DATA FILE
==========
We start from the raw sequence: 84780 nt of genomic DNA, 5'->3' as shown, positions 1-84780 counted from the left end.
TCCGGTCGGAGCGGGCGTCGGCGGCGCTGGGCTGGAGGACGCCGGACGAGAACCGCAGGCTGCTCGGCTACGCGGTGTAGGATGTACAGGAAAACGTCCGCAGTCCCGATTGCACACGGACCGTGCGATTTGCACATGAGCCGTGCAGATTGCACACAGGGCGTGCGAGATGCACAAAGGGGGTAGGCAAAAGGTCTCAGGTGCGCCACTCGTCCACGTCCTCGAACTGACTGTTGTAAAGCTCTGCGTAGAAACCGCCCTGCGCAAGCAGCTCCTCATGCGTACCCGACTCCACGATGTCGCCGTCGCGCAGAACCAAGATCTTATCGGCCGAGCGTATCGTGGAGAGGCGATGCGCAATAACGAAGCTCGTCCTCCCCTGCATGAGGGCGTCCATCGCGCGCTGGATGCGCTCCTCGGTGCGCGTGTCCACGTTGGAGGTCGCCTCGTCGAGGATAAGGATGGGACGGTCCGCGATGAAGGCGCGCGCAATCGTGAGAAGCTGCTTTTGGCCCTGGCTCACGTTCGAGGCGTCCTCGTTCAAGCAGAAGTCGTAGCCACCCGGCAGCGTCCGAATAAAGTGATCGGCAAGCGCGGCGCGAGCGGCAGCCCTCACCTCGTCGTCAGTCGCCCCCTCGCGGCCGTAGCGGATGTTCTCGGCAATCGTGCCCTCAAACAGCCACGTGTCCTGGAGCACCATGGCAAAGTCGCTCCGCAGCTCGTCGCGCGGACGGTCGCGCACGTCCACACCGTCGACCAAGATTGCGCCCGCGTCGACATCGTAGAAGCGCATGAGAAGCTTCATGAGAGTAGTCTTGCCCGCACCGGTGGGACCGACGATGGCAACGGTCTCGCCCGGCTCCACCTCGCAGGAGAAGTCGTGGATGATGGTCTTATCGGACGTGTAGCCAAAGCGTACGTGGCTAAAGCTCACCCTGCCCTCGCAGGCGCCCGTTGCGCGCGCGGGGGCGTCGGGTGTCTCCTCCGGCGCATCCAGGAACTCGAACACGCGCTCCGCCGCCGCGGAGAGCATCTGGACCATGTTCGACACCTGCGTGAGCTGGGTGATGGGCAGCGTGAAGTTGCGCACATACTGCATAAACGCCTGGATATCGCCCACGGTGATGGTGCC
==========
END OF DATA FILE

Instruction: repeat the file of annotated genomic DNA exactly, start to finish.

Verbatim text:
We start from the raw sequence: 84780 nt of genomic DNA, 5'->3' as shown, positions 1-84780 counted from the left end.
TCCGGTCGGAGCGGGCGTCGGCGGCGCTGGGCTGGAGGACGCCGGACGAGAACCGCAGGCTGCTCGGCTACGCGGTGTAGGATGTACAGGAAAACGTCCGCAGTCCCGATTGCACACGGACCGTGCGATTTGCACATGAGCCGTGCAGATTGCACACAGGGCGTGCGAGATGCACAAAGGGGGTAGGCAAAAGGTCTCAGGTGCGCCACTCGTCCACGTCCTCGAACTGACTGTTGTAAAGCTCTGCGTAGAAACCGCCCTGCGCAAGCAGCTCCTCATGCGTACCCGACTCCACGATGTCGCCGTCGCGCAGAACCAAGATCTTATCGGCCGAGCGTATCGTGGAGAGGCGATGCGCAATAACGAAGCTCGTCCTCCCCTGCATGAGGGCGTCCATCGCGCGCTGGATGCGCTCCTCGGTGCGCGTGTCCACGTTGGAGGTCGCCTCGTCGAGGATAAGGATGGGACGGTCCGCGATGAAGGCGCGCGCAATCGTGAGAAGCTGCTTTTGGCCCTGGCTCACGTTCGAGGCGTCCTCGTTCAAGCAGAAGTCGTAGCCACCCGGCAGCGTCCGAATAAAGTGATCGGCAAGCGCGGCGCGAGCGGCAGCCCTCACCTCGTCGTCAGTCGCCCCCTCGCGGCCGTAGCGGATGTTCTCGGCAATCGTGCCCTCAAACAGCCACGTGTCCTGGAGCACCATGGCAAAGTCGCTCCGCAGCTCGTCGCGCGGACGGTCGCGCACGTCCACACCGTCGACCAAGATTGCGCCCGCGTCGACATCGTAGAAGCGCATGAGAAGCTTCATGAGAGTAGTCTTGCCCGCACCGGTGGGACCGACGATGGCAACGGTCTCGCCCGGCTCCACCTCGCAGGAGAAGTCGTGGATGATGGTCTTATCGGACGTGTAGCCAAAGCGTACGTGGCTAAAGCTCACCCTGCCCTCGCAGGCGCCCGTTGCGCGCGCGGGGGCGTCGGGTGTCTCCTCCGGCGCATCCAGGAACTCGAACACGCGCTCCGCCGCCGCGGAGAGCATCTGGACCATGTTCGACACCTGCGTGAGCTGGGTGATGGGCAGCGTGAAGTTGCGCACATACTGCATAAACGCCTGGATATCGCCCACGGTGATGGTGCC